I wouldn't be able to get my suitcase past the normal entrance, so I made my way to the black metal emergency door. I turned toward the booth and made eye contact with the husky woman perched inside. (She was no Barb.) I pulled out my Metrocard, pointed to my luggage, and smiled a smile that if it could talk would say, "Hi there, kind MTA woman! I am just a poor, lonely traveler who seeks your kind assistance on my arduous journey. Please, dear lady, recognize my need, accept my tole, and let me pass." Smile smile smile. I swiped my Metrocard and turned back to the booth. Smile smile smile. I tried to open the large metal door, but it was still locked. I turned to the booth once again. Smile smile smile. She just stared at me. I flashed my pearly whites again and pointed to the door. Smile smile smile. Nothing. Um...smile?
The booth woman began shouting at me and motioning with both her arms. "Girl, you gotta turn da wheel!" Ohhhhh, a wheel. I have to turn a wheel. Of course. How silly of me to just expect doors to magically open. My journey would be long and hard, and I would have to pass many challenges along the way if I were to save forty dollars. A wheel challenge made complete sense. I went back to the metal door and looked for the wheel. I didn't see it. I looked back at the woman. "Girl, turn da wheel!" Alright, okay! Hmmm, maybe if I outstretch my arms in the 10 and 2 position as if my hands are on a steering wheel, the wheel will materialize and show itself to me, I thought. I put my hands up and began to drive. No wheel. I looked at the woman again. I'm sorry, I said, I don't see the wheel. Could you come out here and show me the wheel? Or maybe give me a hint on how to find it? A riddle maybe? Do I have to pull a sword out of stone to activate the wheel mechanism? Put a wooden stake through the eye of Cyclops?
"Jesus Christ, girl! What's wrong with you?! Turn da wheel!"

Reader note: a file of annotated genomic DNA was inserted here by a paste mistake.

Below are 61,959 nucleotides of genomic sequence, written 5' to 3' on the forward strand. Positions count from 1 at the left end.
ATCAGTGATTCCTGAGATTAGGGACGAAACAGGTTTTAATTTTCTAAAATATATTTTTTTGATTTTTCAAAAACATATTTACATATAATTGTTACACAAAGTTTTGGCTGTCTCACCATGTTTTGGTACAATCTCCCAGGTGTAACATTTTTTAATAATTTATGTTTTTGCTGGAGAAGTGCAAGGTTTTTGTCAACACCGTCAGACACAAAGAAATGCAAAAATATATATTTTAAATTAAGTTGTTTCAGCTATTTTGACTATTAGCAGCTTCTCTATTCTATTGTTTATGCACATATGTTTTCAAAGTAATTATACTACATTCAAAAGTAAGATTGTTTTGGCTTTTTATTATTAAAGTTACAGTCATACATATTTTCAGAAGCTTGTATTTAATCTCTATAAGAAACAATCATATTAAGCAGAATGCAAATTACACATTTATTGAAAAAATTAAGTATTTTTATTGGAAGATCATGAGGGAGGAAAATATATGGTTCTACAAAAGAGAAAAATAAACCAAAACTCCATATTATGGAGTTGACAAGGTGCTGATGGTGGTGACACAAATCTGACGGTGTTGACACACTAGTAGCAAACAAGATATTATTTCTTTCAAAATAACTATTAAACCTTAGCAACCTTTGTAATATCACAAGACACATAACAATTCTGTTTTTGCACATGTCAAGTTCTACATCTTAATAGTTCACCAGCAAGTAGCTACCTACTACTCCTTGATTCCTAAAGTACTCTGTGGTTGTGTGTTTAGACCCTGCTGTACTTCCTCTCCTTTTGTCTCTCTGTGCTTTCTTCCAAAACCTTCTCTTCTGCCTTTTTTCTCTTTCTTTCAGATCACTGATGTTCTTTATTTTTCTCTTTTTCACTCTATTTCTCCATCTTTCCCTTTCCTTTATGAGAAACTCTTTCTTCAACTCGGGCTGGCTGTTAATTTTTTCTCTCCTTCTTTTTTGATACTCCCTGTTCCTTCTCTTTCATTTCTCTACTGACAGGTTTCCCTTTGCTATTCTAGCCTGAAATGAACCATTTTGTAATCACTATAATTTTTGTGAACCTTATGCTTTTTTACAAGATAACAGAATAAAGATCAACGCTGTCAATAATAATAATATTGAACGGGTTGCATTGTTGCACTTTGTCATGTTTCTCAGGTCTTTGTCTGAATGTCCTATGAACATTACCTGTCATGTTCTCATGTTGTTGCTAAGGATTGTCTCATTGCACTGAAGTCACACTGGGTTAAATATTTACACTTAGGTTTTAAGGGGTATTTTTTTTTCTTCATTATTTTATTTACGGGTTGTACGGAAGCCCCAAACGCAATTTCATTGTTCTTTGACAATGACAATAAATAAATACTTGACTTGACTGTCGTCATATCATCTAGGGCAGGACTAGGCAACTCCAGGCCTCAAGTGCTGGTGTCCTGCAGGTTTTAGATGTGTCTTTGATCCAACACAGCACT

I looked back at the door. I'm thinking too big a picture, I thought. It must be a little wheel. One that's opened with just two fingers. I focused my energy on the door knob, trying to discover the tiny wheel that must surely be nearby. But I would still need more information if I was to win this challenge, make it through the door and save forty dollars. I shouted to the booth woman again. "Seriously, I don't see the wheel. I'm trying very hard to find it. Could you give me more specific instructions? Is there a diagram?"
"Girl! You gotta turn da wheel! How do I know you paid if you don't turn da wheel?! Turn da wheel! TURN DA WHEEL! TURN. DA. WHEEL!"
Finally a man standing nearby came over to me, looked at me as though I belonged in Creedmoor, and turned the turnstile next to me.
"Ohhhh," I said. "You meant the turnstile. It's a TURNSTILE." Smile smile smile.
As I waited for the J/Z train to arrive, I thought of the new word I just learned. Wheel. Employed people call it a turnstile. They ride the subway to get to their jobs. They don't have to use the emergency door to make way for unwieldy bags. I am no longer employed. I now ride the subway with baggage to get to places other than the place of my employment. Turnstile is dead to me. It is now a Wheel.
There are sure to be many more challenges in my future as I undertake city life without a job. But I know that if Jay-Z can rise to the top, so can I. The band Journey once said, "the wheel in the sky keeps on turnin'." Yes, it does. But who turns that wheel? We have to turn da wheel.
Jobless City Challenge #1 - J/Z Subway to Airtrain - Money Saved: $40!